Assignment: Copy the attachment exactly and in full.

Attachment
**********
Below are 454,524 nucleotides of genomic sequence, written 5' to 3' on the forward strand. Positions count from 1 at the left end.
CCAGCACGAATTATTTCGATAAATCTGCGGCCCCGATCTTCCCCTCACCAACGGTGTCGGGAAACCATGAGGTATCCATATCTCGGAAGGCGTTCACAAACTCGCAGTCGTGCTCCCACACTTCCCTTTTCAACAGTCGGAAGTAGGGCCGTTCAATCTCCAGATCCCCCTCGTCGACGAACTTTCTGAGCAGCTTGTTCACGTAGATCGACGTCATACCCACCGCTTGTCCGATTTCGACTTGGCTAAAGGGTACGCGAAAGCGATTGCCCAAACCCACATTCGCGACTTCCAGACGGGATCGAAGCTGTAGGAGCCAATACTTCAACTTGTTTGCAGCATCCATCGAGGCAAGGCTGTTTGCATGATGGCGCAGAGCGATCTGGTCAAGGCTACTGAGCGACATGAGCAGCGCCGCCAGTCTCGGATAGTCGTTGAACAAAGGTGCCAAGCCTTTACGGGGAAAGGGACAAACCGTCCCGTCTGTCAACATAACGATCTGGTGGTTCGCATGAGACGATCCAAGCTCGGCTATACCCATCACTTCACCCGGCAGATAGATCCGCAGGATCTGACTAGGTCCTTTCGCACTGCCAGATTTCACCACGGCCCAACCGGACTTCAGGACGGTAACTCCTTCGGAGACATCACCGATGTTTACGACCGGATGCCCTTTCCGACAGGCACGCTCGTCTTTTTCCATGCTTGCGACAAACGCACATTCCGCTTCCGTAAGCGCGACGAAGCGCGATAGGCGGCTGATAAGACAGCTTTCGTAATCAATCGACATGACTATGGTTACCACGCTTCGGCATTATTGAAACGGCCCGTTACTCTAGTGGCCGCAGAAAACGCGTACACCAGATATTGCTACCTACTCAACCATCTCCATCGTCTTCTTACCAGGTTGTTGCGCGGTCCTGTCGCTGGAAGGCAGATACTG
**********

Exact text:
Below are 454,524 nucleotides of genomic sequence, written 5' to 3' on the forward strand. Positions count from 1 at the left end.
CCAGCACGAATTATTTCGATAAATCTGCGGCCCCGATCTTCCCCTCACCAACGGTGTCGGGAAACCATGAGGTATCCATATCTCGGAAGGCGTTCACAAACTCGCAGTCGTGCTCCCACACTTCCCTTTTCAACAGTCGGAAGTAGGGCCGTTCAATCTCCAGATCCCCCTCGTCGACGAACTTTCTGAGCAGCTTGTTCACGTAGATCGACGTCATACCCACCGCTTGTCCGATTTCGACTTGGCTAAAGGGTACGCGAAAGCGATTGCCCAAACCCACATTCGCGACTTCCAGACGGGATCGAAGCTGTAGGAGCCAATACTTCAACTTGTTTGCAGCATCCATCGAGGCAAGGCTGTTTGCATGATGGCGCAGAGCGATCTGGTCAAGGCTACTGAGCGACATGAGCAGCGCCGCCAGTCTCGGATAGTCGTTGAACAAAGGTGCCAAGCCTTTACGGGGAAAGGGACAAACCGTCCCGTCTGTCAACATAACGATCTGGTGGTTCGCATGAGACGATCCAAGCTCGGCTATACCCATCACTTCACCCGGCAGATAGATCCGCAGGATCTGACTAGGTCCTTTCGCACTGCCAGATTTCACCACGGCCCAACCGGACTTCAGGACGGTAACTCCTTCGGAGACATCACCGATGTTTACGACCGGATGCCCTTTCCGACAGGCACGCTCGTCTTTTTCCATGCTTGCGACAAACGCACATTCCGCTTCCGTAAGCGCGACGAAGCGCGATAGGCGGCTGATAAGACAGCTTTCGTAATCAATCGACATGACTATGGTTACCACGCTTCGGCATTATTGAAACGGCCCGTTACTCTAGTGGCCGCAGAAAACGCGTACACCAGATATTGCTACCTACTCAACCATCTCCATCGTCTTCTTACCAGGTTGTTGCGCGGTCCTGTCGCTGGAAGGCAGATACTG